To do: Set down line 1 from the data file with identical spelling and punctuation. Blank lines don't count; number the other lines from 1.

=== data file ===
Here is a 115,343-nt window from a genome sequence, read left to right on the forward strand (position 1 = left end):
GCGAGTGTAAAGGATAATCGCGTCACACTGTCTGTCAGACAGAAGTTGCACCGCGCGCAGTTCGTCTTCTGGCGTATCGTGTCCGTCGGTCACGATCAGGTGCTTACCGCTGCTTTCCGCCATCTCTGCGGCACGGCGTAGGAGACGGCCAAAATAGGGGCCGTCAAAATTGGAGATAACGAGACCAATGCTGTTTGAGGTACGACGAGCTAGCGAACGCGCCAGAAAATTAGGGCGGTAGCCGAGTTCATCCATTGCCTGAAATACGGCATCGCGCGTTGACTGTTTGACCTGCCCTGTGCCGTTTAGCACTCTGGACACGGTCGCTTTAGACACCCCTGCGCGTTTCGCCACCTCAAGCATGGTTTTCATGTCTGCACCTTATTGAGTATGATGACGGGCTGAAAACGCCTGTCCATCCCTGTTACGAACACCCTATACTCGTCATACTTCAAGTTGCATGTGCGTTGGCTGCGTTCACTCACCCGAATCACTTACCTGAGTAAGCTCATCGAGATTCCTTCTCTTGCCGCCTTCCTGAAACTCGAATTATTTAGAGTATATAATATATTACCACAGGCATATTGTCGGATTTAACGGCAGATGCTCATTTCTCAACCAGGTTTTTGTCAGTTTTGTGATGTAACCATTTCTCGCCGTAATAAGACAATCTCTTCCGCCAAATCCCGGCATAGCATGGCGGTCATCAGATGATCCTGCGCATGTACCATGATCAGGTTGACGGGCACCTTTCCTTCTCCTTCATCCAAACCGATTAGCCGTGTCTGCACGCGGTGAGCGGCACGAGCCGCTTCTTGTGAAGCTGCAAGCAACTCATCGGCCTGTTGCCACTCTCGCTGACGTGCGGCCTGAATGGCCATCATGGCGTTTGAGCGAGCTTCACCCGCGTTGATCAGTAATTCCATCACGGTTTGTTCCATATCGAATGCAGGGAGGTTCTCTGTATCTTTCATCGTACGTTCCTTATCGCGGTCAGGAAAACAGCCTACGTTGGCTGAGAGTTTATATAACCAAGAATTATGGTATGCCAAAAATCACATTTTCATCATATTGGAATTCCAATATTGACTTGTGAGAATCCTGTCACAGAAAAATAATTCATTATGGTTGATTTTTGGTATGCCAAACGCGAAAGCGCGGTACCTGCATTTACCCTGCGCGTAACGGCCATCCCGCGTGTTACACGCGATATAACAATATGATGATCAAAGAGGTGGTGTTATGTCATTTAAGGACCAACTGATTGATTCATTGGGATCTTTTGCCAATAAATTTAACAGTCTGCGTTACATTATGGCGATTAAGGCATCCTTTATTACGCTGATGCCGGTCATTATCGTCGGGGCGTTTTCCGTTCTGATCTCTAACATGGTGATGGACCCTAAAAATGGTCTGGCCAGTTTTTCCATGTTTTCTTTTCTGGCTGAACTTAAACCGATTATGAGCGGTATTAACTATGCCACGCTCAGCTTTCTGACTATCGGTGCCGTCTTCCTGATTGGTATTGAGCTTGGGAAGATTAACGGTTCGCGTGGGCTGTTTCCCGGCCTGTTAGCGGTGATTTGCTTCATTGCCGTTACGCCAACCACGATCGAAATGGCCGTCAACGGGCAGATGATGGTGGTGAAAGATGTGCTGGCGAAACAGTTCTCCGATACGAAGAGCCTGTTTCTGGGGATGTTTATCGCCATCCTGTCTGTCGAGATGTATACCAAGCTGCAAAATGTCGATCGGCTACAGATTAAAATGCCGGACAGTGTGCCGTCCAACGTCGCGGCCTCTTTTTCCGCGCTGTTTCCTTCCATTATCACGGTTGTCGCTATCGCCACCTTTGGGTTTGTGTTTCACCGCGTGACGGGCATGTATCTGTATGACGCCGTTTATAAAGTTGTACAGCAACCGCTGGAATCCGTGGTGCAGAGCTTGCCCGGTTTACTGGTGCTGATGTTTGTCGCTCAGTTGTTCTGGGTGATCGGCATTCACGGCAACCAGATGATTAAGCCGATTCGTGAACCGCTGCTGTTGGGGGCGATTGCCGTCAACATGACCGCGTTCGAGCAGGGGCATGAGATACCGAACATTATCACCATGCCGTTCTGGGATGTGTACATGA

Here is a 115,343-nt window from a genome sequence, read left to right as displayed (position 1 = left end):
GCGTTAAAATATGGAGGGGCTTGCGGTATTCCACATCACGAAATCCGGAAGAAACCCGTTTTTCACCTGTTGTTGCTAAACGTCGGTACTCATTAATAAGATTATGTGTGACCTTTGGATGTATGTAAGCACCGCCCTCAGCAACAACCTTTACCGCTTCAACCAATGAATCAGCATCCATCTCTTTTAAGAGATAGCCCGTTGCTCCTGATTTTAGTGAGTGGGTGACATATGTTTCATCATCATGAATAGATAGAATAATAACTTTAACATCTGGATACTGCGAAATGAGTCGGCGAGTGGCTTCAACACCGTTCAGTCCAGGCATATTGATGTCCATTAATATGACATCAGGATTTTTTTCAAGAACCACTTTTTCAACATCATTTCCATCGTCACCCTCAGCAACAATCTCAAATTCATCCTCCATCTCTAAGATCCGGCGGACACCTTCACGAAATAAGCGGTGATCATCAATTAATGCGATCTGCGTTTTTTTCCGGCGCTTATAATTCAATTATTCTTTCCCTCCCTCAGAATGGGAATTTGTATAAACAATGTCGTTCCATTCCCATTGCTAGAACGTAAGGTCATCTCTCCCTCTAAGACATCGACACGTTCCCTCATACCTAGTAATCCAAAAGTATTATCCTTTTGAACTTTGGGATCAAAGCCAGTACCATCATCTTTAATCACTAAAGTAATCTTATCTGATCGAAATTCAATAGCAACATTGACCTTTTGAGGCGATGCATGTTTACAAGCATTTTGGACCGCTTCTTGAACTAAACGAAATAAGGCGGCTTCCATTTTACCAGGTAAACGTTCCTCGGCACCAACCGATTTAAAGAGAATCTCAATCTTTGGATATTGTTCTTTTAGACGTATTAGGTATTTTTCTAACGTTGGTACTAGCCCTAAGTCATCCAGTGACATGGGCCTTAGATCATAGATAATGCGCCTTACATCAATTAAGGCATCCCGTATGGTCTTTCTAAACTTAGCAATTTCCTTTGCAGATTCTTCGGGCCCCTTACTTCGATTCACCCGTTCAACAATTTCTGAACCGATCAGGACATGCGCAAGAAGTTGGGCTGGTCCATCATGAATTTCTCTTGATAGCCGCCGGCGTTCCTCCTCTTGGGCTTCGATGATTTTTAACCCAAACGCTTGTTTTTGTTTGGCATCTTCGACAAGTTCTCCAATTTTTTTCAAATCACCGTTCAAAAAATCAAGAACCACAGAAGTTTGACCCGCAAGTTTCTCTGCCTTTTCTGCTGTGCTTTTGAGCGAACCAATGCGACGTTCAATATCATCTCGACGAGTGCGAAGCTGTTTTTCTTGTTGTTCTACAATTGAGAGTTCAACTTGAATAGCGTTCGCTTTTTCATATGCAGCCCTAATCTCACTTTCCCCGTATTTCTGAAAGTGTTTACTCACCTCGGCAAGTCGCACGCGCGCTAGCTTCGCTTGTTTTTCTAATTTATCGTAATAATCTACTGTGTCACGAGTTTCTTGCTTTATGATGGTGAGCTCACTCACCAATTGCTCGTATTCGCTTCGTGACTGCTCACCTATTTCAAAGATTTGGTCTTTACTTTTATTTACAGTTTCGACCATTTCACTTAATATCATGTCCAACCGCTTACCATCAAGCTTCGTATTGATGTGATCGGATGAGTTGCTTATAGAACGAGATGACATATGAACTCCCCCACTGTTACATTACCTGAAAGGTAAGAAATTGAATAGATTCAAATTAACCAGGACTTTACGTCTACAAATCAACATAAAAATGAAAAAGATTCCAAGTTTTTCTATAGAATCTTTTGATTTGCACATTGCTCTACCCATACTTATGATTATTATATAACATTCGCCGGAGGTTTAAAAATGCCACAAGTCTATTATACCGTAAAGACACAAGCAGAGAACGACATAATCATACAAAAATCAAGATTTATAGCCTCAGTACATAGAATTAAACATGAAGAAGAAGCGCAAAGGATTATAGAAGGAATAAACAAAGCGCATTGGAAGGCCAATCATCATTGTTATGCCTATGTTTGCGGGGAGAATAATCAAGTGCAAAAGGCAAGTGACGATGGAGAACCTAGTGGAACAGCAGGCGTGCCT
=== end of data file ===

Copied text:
Here is a 115,343-nt window from a genome sequence, read left to right on the forward strand (position 1 = left end):